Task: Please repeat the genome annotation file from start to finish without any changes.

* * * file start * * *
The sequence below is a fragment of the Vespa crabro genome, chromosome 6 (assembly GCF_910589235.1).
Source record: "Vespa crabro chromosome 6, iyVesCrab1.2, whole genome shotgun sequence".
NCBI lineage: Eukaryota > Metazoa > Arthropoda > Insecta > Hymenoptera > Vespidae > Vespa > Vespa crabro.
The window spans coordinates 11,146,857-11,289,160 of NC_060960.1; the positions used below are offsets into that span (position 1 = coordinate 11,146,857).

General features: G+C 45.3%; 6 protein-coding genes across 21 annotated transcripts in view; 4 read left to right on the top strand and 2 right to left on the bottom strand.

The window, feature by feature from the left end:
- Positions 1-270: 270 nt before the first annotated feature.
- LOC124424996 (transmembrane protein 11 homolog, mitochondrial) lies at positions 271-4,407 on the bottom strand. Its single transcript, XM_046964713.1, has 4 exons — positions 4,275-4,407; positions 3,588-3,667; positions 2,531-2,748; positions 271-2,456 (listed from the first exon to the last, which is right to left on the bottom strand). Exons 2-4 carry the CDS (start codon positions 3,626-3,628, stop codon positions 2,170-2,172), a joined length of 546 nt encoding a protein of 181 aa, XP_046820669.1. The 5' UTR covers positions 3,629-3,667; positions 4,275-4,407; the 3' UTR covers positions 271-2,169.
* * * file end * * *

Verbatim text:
The sequence below is a fragment of the Vespa crabro genome, chromosome 6 (assembly GCF_910589235.1).
Source record: "Vespa crabro chromosome 6, iyVesCrab1.2, whole genome shotgun sequence".
NCBI lineage: Eukaryota > Metazoa > Arthropoda > Insecta > Hymenoptera > Vespidae > Vespa > Vespa crabro.
The window spans coordinates 11,146,857-11,289,160 of NC_060960.1; the positions used below are offsets into that span (position 1 = coordinate 11,146,857).

General features: G+C 45.3%; 6 protein-coding genes across 21 annotated transcripts in view; 4 read left to right on the top strand and 2 right to left on the bottom strand.

The window, feature by feature from the left end:
- Positions 1-270: 270 nt before the first annotated feature.
- LOC124424996 (transmembrane protein 11 homolog, mitochondrial) lies at positions 271-4,407 on the bottom strand. Its single transcript, XM_046964713.1, has 4 exons — positions 4,275-4,407; positions 3,588-3,667; positions 2,531-2,748; positions 271-2,456 (listed from the first exon to the last, which is right to left on the bottom strand). Exons 2-4 carry the CDS (start codon positions 3,626-3,628, stop codon positions 2,170-2,172), a joined length of 546 nt encoding a protein of 181 aa, XP_046820669.1. The 5' UTR covers positions 3,629-3,667; positions 4,275-4,407; the 3' UTR covers positions 271-2,169.